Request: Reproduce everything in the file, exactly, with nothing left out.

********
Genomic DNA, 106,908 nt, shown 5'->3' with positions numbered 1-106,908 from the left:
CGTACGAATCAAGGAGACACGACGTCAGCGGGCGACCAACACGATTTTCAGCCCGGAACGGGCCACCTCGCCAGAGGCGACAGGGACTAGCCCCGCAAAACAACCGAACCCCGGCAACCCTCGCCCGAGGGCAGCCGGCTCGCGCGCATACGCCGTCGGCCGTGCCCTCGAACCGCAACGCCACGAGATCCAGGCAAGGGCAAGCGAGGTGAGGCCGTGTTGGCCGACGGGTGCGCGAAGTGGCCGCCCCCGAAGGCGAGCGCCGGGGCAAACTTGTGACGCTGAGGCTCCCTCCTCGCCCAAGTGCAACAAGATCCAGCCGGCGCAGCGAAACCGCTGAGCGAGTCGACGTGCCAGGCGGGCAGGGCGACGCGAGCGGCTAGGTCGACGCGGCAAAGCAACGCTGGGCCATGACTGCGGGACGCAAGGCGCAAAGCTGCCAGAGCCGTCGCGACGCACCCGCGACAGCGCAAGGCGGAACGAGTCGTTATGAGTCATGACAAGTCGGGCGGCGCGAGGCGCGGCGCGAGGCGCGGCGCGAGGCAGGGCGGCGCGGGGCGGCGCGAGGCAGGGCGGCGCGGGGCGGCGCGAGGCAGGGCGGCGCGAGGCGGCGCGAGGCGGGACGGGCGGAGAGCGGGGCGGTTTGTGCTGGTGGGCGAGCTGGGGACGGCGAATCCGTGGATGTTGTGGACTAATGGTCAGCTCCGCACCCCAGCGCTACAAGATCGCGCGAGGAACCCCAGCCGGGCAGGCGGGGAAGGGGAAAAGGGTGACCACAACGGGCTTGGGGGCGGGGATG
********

Genomic DNA, 106,908 nt, shown 5'->3' with positions numbered 1-106,908 from the left:
CGTACGAATCAAGGAGACACGACGTCAGCGGGCGACCAACACGATTTTCAGCCCGGAACGGGCCACCTCGCCAGAGGCGACAGGGACTAGCCCCGCAAAACAACCGAACCCCGGCAACCCTCGCCCGAGGGCAGCCGGCTCGCGCGCATACGCCGTCGGCCGTGCCCTCGAACCGCAACGCCACGAGATCCAGGCAAGGGCAAGCGAGGTGAGGCCGTGTTGGCCGACGGGTGCGCGAAGTGGCCGCCCCCGAAGGCGAGCGCCGGGGCAAACTTGTGACGCTGAGGCTCCCTCCTCGCCCAAGTGCAACAAGATCCAGCCGGCGCAGCGAAACCGCTGAGCGAGTCGACGTGCCAGGCGGGCAGGGCGACGCGAGCGGCTAGGTCGACGCGGCAAAGCAACGCTGGGCCATGACTGCGGGACGCAAGGCGCAAAGCTGCCAGAGCCGTCGCGACGCACCCGCGACAGCGCAAGGCGGAACGAGTCGTTATGAGTCATGACAAGTCGGGCGGCGCGAGGCGCGGCGCGAGGCGCGGCGCGAGGCAGGGCGGCGCGGGGCGGCGCGAGGCAGGGCGGCGCGGGGCGGCGCGAGGCAGGGCGGCGCGAGGCGGCGCGAGGCGGGACGGGCGGAGAGCGGGGCGGTTTGTGCTGGTGGGCGAGCTGGGGACGGCGAATCCGTGGATGTTGTGGACTAATGGTCAGCTCCGCACCCCAGCGCTACAAGATCGCGCGAGGAACCCCAGCCGGGCAGGCGGGGAAGGGGAAAAGGGTGACCACAACGGGCTTGGGGGCGGGGATG